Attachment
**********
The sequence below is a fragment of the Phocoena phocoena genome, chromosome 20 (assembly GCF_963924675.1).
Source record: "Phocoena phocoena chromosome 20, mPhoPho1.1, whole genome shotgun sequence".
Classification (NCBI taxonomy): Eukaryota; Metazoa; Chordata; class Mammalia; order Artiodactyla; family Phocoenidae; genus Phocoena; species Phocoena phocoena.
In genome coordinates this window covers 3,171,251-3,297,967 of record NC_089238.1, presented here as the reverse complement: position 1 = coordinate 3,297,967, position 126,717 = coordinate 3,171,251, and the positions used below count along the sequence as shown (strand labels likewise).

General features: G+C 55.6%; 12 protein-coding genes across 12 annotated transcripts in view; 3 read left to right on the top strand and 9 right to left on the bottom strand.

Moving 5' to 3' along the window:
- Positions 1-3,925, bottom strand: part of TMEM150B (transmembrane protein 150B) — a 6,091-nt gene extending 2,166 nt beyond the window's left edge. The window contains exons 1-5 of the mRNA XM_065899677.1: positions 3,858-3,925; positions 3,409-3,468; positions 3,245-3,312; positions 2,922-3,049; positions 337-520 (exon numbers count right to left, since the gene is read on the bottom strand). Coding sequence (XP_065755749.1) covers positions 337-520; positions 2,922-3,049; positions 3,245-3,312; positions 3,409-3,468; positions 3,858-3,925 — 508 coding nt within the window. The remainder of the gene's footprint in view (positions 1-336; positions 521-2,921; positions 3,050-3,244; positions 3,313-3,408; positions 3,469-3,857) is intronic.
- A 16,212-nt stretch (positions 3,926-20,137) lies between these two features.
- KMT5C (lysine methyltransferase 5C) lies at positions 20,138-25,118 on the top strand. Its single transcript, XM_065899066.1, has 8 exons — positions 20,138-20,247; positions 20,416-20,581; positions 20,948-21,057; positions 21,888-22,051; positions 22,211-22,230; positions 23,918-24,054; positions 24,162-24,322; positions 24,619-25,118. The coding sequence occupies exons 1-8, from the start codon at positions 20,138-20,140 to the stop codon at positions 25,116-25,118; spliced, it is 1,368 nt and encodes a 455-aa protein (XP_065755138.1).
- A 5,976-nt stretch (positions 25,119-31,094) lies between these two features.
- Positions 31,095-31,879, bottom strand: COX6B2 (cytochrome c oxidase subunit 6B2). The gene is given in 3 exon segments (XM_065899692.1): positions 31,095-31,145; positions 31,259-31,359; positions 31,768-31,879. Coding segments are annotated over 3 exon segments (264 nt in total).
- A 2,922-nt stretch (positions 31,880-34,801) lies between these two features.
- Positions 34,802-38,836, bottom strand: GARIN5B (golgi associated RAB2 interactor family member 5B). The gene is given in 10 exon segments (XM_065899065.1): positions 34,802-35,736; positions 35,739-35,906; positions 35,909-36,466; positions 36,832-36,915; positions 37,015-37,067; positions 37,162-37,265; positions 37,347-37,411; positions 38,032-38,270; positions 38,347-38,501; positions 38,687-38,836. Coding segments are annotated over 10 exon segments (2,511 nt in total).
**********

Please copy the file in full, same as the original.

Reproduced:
The sequence below is a fragment of the Phocoena phocoena genome, chromosome 20 (assembly GCF_963924675.1).
Source record: "Phocoena phocoena chromosome 20, mPhoPho1.1, whole genome shotgun sequence".
Classification (NCBI taxonomy): Eukaryota; Metazoa; Chordata; class Mammalia; order Artiodactyla; family Phocoenidae; genus Phocoena; species Phocoena phocoena.
In genome coordinates this window covers 3,171,251-3,297,967 of record NC_089238.1, presented here as the reverse complement: position 1 = coordinate 3,297,967, position 126,717 = coordinate 3,171,251, and the positions used below count along the sequence as shown (strand labels likewise).

General features: G+C 55.6%; 12 protein-coding genes across 12 annotated transcripts in view; 3 read left to right on the top strand and 9 right to left on the bottom strand.

Moving 5' to 3' along the window:
- Positions 1-3,925, bottom strand: part of TMEM150B (transmembrane protein 150B) — a 6,091-nt gene extending 2,166 nt beyond the window's left edge. The window contains exons 1-5 of the mRNA XM_065899677.1: positions 3,858-3,925; positions 3,409-3,468; positions 3,245-3,312; positions 2,922-3,049; positions 337-520 (exon numbers count right to left, since the gene is read on the bottom strand). Coding sequence (XP_065755749.1) covers positions 337-520; positions 2,922-3,049; positions 3,245-3,312; positions 3,409-3,468; positions 3,858-3,925 — 508 coding nt within the window. The remainder of the gene's footprint in view (positions 1-336; positions 521-2,921; positions 3,050-3,244; positions 3,313-3,408; positions 3,469-3,857) is intronic.
- A 16,212-nt stretch (positions 3,926-20,137) lies between these two features.
- KMT5C (lysine methyltransferase 5C) lies at positions 20,138-25,118 on the top strand. Its single transcript, XM_065899066.1, has 8 exons — positions 20,138-20,247; positions 20,416-20,581; positions 20,948-21,057; positions 21,888-22,051; positions 22,211-22,230; positions 23,918-24,054; positions 24,162-24,322; positions 24,619-25,118. The coding sequence occupies exons 1-8, from the start codon at positions 20,138-20,140 to the stop codon at positions 25,116-25,118; spliced, it is 1,368 nt and encodes a 455-aa protein (XP_065755138.1).
- A 5,976-nt stretch (positions 25,119-31,094) lies between these two features.
- Positions 31,095-31,879, bottom strand: COX6B2 (cytochrome c oxidase subunit 6B2). The gene is given in 3 exon segments (XM_065899692.1): positions 31,095-31,145; positions 31,259-31,359; positions 31,768-31,879. Coding segments are annotated over 3 exon segments (264 nt in total).
- A 2,922-nt stretch (positions 31,880-34,801) lies between these two features.
- Positions 34,802-38,836, bottom strand: GARIN5B (golgi associated RAB2 interactor family member 5B). The gene is given in 10 exon segments (XM_065899065.1): positions 34,802-35,736; positions 35,739-35,906; positions 35,909-36,466; positions 36,832-36,915; positions 37,015-37,067; positions 37,162-37,265; positions 37,347-37,411; positions 38,032-38,270; positions 38,347-38,501; positions 38,687-38,836. Coding segments are annotated over 10 exon segments (2,511 nt in total).